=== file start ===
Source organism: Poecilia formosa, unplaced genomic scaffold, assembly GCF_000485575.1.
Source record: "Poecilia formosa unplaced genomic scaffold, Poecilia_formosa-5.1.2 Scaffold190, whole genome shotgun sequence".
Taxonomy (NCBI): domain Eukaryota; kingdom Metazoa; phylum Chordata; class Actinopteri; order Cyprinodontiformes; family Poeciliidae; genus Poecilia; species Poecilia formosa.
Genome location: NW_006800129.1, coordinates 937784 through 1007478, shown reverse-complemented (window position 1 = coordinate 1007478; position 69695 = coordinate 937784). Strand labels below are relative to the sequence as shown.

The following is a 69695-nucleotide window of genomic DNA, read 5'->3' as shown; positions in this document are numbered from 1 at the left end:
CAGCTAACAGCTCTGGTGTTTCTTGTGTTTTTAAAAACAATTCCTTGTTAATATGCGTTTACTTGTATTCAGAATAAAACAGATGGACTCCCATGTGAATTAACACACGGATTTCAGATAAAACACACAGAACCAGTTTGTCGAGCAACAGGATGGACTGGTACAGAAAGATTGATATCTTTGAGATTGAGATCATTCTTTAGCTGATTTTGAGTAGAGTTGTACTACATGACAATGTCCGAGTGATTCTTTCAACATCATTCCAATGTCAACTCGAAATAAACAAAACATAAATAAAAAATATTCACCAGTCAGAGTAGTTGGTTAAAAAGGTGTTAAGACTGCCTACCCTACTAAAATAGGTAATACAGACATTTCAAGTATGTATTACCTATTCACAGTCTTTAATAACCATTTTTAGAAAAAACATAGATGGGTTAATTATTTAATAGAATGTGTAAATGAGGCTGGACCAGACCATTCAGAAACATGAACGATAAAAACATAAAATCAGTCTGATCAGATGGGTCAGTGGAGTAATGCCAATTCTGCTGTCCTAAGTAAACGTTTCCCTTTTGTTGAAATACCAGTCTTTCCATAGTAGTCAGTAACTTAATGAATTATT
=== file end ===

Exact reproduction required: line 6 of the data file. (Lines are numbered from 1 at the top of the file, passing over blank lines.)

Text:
CAGCTAACAGCTCTGGTGTTTCTTGTGTTTTTAAAAACAATTCCTTGTTAATATGCGTTTACTTGTATTCAGAATAAAACAGATGGACTCCCATGTGAATTAACACACGGATTTCAGATAAAACACACAGAACCAGTTTGTCGAGCAACAGGATGGACTGGTACAGAAAGATTGATATCTTTGAGATTGAGATCATTCTTTAGCTGATTTTGAGTAGAGTTGTACTACATGACAATGTCCGAGTGATTCTTTCAACATCATTCCAATGTCAACTCGAAATAAACAAAACATAAATAAAAAATATTCACCAGTCAGAGTAGTTGGTTAAAAAGGTGTTAAGACTGCCTACCCTACTAAAATAGGTAATACAGACATTTCAAGTATGTATTACCTATTCACAGTCTTTAATAACCATTTTTAGAAAAAACATAGATGGGTTAATTATTTAATAGAATGTGTAAATGAGGCTGGACCAGACCATTCAGAAACATGAACGATAAAAACATAAAATCAGTCTGATCAGATGGGTCAGTGGAGTAATGCCAATTCTGCTGTCCTAAGTAAACGTTTCCCTTTTGTTGAAATACCAGTCTTTCCATAGTAGTCAGTAACTTAATGAATTATT